A Cross-Age Study on The Understanding of Chemical Solution and their Components


ÇALIK M., Ayas A.

International Education Journal, vol.6, no.1, pp.30-41, 2005 (Peer-Reviewed Journal)

  • Publication Type: Article / Article
  • Volume: 6 Issue: 1
  • Publication Date: 2005
  • Journal Name: International Education Journal
  • Journal Indexes: Scopus
  • Page Numbers: pp.30-41

Abstract

The aims of this study were considered under three headings. The first was to elicit
misconceptions that students had about the terms ’solute’, ‘solvent’ and ‘solution.’
The second was to understand how students’ prior learning affected their
misconceptions. The third was to determine if students were able to make a connection
between their own knowledge and chemistry in everyday life. To achieve these aims, a
paper and-pencil test composed of 18 open-ended questions was designed, but only
four questions related to chemical solutions and their components. The test was
administered to 441 students from different grades that ranged from Grade 7 with
students aged 13-14 years to Grade 10 with students aged 16-17 years. As a result of
the analyses undertaken, it was found that students’ misunderstanding about the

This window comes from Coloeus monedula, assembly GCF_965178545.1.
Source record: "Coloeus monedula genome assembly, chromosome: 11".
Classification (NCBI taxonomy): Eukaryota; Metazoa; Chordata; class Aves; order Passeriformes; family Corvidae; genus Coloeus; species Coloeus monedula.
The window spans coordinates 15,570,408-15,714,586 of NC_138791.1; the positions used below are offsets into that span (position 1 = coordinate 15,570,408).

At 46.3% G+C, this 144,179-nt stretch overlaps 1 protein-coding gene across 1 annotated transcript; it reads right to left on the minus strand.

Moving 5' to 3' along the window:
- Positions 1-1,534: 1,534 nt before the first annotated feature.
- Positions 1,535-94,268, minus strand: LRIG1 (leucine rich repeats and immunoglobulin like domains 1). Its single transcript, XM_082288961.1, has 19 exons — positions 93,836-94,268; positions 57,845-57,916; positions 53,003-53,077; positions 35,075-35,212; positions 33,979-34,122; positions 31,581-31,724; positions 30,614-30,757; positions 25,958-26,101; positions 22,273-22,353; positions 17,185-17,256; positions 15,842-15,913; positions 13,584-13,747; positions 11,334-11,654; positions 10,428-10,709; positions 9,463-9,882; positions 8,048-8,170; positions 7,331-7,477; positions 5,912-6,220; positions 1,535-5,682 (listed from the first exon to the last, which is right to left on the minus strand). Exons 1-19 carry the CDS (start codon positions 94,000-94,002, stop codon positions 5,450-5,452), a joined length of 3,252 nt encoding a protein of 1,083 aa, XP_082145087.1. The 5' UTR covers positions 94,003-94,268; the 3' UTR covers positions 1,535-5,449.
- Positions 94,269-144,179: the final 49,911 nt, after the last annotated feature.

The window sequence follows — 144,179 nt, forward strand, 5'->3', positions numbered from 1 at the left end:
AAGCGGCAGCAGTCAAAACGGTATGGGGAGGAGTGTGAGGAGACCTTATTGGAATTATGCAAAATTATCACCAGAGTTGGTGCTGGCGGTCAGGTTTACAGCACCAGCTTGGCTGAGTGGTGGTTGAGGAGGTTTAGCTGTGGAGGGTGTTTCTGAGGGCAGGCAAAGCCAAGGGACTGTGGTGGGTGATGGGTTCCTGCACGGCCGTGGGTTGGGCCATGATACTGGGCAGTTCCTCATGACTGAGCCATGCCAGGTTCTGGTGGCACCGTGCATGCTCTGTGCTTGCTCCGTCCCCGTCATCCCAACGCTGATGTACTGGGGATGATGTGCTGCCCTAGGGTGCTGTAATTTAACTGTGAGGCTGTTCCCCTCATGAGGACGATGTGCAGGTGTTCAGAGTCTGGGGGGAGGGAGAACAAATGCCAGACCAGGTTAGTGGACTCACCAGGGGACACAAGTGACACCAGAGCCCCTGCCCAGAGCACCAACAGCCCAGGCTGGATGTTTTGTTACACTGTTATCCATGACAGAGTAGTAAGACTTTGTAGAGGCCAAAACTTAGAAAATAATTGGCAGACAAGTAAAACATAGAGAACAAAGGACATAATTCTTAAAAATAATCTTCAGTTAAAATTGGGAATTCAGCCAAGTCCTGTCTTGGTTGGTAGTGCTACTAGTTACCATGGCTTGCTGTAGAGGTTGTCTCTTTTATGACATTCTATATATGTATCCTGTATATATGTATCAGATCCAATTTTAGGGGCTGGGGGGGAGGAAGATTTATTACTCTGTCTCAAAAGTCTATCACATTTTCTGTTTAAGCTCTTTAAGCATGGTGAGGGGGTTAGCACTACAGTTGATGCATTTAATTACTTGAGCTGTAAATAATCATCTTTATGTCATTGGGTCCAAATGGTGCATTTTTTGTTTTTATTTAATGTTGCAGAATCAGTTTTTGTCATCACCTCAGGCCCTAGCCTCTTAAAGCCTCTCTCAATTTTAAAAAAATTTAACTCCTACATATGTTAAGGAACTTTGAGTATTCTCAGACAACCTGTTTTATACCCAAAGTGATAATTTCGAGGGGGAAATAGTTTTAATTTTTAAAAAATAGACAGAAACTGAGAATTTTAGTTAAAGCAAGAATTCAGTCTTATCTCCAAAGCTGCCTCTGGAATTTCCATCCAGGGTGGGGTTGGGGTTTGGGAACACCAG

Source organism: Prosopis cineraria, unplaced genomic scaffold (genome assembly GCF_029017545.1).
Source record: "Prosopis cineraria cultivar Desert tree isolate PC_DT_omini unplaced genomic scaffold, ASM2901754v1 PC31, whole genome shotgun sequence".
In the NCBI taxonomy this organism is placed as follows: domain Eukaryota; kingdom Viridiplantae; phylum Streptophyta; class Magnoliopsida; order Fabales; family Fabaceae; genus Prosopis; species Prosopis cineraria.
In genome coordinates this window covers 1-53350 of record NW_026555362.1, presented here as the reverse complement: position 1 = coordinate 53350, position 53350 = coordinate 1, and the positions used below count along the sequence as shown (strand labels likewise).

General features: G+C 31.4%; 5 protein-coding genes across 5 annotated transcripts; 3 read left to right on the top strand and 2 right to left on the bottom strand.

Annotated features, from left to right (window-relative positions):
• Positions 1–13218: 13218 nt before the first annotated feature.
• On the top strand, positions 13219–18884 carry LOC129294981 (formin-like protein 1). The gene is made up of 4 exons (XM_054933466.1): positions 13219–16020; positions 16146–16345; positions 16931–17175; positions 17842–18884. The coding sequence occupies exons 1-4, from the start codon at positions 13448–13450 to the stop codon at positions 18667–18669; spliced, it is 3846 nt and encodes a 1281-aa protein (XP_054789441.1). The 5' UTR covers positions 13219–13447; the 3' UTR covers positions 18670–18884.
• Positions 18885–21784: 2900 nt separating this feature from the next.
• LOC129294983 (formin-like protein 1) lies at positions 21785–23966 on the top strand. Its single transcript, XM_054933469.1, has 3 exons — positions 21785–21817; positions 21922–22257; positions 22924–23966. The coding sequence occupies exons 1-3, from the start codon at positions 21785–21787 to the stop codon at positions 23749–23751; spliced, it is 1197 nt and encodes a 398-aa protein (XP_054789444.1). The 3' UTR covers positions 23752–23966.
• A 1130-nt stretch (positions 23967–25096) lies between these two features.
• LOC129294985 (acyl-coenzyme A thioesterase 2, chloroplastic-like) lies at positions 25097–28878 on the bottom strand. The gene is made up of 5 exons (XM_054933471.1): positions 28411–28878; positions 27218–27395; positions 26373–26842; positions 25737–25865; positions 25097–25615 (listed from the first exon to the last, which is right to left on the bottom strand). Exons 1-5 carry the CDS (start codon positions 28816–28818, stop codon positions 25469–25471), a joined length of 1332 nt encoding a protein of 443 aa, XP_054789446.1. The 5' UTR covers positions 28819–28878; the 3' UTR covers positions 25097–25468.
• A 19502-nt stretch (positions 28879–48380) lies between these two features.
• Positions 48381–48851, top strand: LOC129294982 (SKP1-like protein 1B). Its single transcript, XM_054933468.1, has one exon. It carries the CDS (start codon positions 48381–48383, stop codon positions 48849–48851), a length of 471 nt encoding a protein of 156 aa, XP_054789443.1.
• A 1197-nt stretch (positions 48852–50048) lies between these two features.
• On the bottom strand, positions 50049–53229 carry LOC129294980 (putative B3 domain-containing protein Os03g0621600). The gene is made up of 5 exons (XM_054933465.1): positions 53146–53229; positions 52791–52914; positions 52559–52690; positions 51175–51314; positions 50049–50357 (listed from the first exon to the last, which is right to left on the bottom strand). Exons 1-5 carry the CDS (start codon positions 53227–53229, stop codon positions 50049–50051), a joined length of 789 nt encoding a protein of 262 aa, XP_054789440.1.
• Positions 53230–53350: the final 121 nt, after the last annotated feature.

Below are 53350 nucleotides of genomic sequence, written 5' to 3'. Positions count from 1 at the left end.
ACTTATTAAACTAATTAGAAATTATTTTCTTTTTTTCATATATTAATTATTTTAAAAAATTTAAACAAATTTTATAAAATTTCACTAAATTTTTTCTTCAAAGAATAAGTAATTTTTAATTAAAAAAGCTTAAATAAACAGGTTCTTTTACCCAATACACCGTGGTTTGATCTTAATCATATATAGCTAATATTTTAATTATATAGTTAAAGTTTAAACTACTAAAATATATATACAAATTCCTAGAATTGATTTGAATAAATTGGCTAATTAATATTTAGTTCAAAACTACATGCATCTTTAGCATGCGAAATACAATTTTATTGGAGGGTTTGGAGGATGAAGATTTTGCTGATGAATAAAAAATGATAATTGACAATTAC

concepts of dissolution and conservation of mass influenced their knowledge about the
these terms. Moreover, it was found that students had difficulties making connections
between their knowledge and life experiences. Furthermore, it was elicited that the
examples given by most of students under investigation were limited to particular
solid-liquid and liquid-liquid solutions; however, some students in the upper grades
referred to solid-solid and gas-gas solutions such as air, nitrogen and oxygen (N2-O2),
and alloy composition. Therefore, it was concluded that although students’
conceptions and misconceptions were acquired and stored, they occurred without
ostensible links between everyday life and school experiences. Furthermore,
depending on the instruction students received and over time, it was deduced that their
conceptual understanding showed a steady increase from Grade 7 to Grade 10, except
in the case of Item 1. In light of results of this study, some suggestions for future
instruction were made.